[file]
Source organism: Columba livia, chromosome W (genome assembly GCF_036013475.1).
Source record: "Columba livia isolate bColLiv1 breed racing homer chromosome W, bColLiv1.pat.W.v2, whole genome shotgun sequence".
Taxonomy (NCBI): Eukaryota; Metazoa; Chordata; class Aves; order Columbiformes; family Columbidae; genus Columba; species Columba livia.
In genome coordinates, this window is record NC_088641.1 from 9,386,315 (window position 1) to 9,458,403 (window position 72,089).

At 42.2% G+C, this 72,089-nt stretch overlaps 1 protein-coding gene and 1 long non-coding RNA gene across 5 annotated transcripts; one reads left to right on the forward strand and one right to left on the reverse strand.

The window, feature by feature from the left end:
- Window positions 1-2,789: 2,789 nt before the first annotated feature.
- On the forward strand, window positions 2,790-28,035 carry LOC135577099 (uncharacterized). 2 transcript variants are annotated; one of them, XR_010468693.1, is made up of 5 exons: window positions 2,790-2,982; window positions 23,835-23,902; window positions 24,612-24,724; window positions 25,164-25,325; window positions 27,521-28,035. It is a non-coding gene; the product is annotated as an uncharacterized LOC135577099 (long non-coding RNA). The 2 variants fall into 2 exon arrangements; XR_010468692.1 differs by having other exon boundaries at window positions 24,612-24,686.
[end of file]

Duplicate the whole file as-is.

Source organism: Columba livia, chromosome W (genome assembly GCF_036013475.1).
Source record: "Columba livia isolate bColLiv1 breed racing homer chromosome W, bColLiv1.pat.W.v2, whole genome shotgun sequence".
Taxonomy (NCBI): Eukaryota; Metazoa; Chordata; class Aves; order Columbiformes; family Columbidae; genus Columba; species Columba livia.
In genome coordinates, this window is record NC_088641.1 from 9,386,315 (window position 1) to 9,458,403 (window position 72,089).

At 42.2% G+C, this 72,089-nt stretch overlaps 1 protein-coding gene and 1 long non-coding RNA gene across 5 annotated transcripts; one reads left to right on the forward strand and one right to left on the reverse strand.

The window, feature by feature from the left end:
- Window positions 1-2,789: 2,789 nt before the first annotated feature.
- On the forward strand, window positions 2,790-28,035 carry LOC135577099 (uncharacterized). 2 transcript variants are annotated; one of them, XR_010468693.1, is made up of 5 exons: window positions 2,790-2,982; window positions 23,835-23,902; window positions 24,612-24,724; window positions 25,164-25,325; window positions 27,521-28,035. It is a non-coding gene; the product is annotated as an uncharacterized LOC135577099 (long non-coding RNA). The 2 variants fall into 2 exon arrangements; XR_010468692.1 differs by having other exon boundaries at window positions 24,612-24,686.